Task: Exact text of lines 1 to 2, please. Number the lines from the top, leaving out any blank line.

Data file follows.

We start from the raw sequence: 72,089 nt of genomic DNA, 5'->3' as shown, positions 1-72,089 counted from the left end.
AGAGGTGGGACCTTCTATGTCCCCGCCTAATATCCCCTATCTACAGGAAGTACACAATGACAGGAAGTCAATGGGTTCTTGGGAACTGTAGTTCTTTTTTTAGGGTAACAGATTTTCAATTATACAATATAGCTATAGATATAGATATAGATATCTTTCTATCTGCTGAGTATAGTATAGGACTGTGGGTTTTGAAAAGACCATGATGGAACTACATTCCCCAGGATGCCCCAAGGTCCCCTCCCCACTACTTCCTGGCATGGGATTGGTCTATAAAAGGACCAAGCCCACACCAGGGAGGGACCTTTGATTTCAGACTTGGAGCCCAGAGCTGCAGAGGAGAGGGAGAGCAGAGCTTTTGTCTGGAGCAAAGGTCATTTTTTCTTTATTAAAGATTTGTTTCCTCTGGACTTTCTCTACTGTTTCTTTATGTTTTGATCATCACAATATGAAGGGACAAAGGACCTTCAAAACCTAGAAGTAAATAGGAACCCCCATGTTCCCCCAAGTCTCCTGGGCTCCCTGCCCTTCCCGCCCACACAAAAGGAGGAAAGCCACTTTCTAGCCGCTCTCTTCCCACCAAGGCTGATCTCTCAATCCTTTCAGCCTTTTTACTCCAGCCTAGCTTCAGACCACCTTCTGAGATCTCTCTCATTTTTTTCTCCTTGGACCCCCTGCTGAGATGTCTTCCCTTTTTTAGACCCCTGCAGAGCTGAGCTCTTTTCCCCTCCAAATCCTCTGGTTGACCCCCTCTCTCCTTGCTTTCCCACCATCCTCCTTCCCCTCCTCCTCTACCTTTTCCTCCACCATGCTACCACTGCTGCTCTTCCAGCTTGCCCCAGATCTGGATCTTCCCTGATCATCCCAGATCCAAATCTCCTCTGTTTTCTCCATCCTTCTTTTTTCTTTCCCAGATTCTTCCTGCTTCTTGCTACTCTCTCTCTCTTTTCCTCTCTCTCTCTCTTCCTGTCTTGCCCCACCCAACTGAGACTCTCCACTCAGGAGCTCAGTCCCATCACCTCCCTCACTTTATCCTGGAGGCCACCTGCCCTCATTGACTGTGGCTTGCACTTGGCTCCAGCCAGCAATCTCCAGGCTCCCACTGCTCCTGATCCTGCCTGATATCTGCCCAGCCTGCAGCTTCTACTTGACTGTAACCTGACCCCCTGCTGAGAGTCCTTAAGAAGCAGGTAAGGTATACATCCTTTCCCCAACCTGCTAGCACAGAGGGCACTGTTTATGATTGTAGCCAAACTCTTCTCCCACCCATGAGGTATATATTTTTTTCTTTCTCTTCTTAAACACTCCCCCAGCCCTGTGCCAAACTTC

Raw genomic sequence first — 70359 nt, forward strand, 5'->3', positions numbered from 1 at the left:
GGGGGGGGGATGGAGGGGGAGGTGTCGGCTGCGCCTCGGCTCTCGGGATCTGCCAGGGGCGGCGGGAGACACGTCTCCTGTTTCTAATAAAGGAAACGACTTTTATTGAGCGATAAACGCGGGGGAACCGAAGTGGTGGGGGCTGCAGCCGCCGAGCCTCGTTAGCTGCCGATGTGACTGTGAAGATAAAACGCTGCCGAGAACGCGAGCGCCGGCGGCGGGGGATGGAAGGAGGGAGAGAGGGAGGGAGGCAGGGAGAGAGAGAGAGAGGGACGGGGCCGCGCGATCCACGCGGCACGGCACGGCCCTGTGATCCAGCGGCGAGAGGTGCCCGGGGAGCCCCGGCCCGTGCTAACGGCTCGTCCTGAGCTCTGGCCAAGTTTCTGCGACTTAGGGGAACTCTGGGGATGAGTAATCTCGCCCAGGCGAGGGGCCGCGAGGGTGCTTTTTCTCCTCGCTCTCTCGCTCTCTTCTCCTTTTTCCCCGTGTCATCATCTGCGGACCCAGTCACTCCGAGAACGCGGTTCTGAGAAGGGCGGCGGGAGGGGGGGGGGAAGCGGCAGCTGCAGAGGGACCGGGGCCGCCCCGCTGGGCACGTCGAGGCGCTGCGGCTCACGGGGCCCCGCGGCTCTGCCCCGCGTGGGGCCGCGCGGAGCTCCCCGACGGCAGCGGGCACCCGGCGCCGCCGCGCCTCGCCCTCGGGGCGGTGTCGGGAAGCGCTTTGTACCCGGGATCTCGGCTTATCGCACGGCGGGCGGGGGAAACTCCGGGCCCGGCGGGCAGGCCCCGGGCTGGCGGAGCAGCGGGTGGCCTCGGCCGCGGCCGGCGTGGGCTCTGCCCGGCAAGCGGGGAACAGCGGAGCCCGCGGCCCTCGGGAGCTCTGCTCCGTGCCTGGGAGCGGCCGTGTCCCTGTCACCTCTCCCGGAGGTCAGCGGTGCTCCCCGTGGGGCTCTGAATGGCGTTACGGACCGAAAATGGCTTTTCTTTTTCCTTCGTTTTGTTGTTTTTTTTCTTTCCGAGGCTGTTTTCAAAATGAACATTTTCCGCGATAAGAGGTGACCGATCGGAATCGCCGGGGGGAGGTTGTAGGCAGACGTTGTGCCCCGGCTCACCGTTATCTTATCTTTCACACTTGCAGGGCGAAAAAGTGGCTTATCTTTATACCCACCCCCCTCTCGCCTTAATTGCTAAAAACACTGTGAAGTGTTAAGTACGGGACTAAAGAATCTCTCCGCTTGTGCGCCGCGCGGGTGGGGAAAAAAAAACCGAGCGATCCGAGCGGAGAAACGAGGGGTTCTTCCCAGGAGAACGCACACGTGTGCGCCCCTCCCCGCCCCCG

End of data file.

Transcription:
We start from the raw sequence: 72,089 nt of genomic DNA, 5'->3' as shown, positions 1-72,089 counted from the left end.
AGAGGTGGGACCTTCTATGTCCCCGCCTAATATCCCCTATCTACAGGAAGTACACAATGACAGGAAGTCAATGGGTTCTTGGGAACTGTAGTTCTTTTTTTAGGGTAACAGATTTTCAATTATACAATATAGCTATAGATATAGATATAGATATCTTTCTATCTGCTGAGTATAGTATAGGACTGTGGGTTTTGAAAAGACCATGATGGAACTACATTCCCCAGGATGCCCCAAGGTCCCCTCCCCACTACTTCCTGGCATGGGATTGGTCTATAAAAGGACCAAGCCCACACCAGGGAGGGACCTTTGATTTCAGACTTGGAGCCCAGAGCTGCAGAGGAGAGGGAGAGCAGAGCTTTTGTCTGGAGCAAAGGTCATTTTTTCTTTATTAAAGATTTGTTTCCTCTGGACTTTCTCTACTGTTTCTTTATGTTTTGATCATCACAATATGAAGGGACAAAGGACCTTCAAAACCTAGAAGTAAATAGGAACCCCCATGTTCCCCCAAGTCTCCTGGGCTCCCTGCCCTTCCCGCCCACACAAAAGGAGGAAAGCCACTTTCTAGCCGCTCTCTTCCCACCAAGGCTGATCTCTCAATCCTTTCAGCCTTTTTACTCCAGCCTAGCTTCAGACCACCTTCTGAGATCTCTCTCATTTTTTTCTCCTTGGACCCCCTGCTGAGATGTCTTCCCTTTTTTAGACCCCTGCAGAGCTGAGCTCTTTTCCCCTCCAAATCCTCTGGTTGACCCCCTCTCTCCTTGCTTTCCCACCATCCTCCTTCCCCTCCTCCTCTACCTTTTCCTCCACCATGCTACCACTGCTGCTCTTCCAGCTTGCCCCAGATCTGGATCTTCCCTGATCATCCCAGATCCAAATCTCCTCTGTTTTCTCCATCCTTCTTTTTTCTTTCCCAGATTCTTCCTGCTTCTTGCTACTCTCTCTCTCTTTTCCTCTCTCTCTCTCTTCCTGTCTTGCCCCACCCAACTGAGACTCTCCACTCAGGAGCTCAGTCCCATCACCTCCCTCACTTTATCCTGGAGGCCACCTGCCCTCATTGACTGTGGCTTGCACTTGGCTCCAGCCAGCAATCTCCAGGCTCCCACTGCTCCTGATCCTGCCTGATATCTGCCCAGCCTGCAGCTTCTACTTGACTGTAACCTGACCCCCTGCTGAGAGTCCTTAAGAAGCAGGTAAGGTATACATCCTTTCCCCAACCTGCTAGCACAGAGGGCACTGTTTATGATTGTAGCCAAACTCTTCTCCCACCCATGAGGTATATATTTTTTTCTTTCTCTTCTTAAACACTCCCCCAGCCCTGTGCCAAACTTC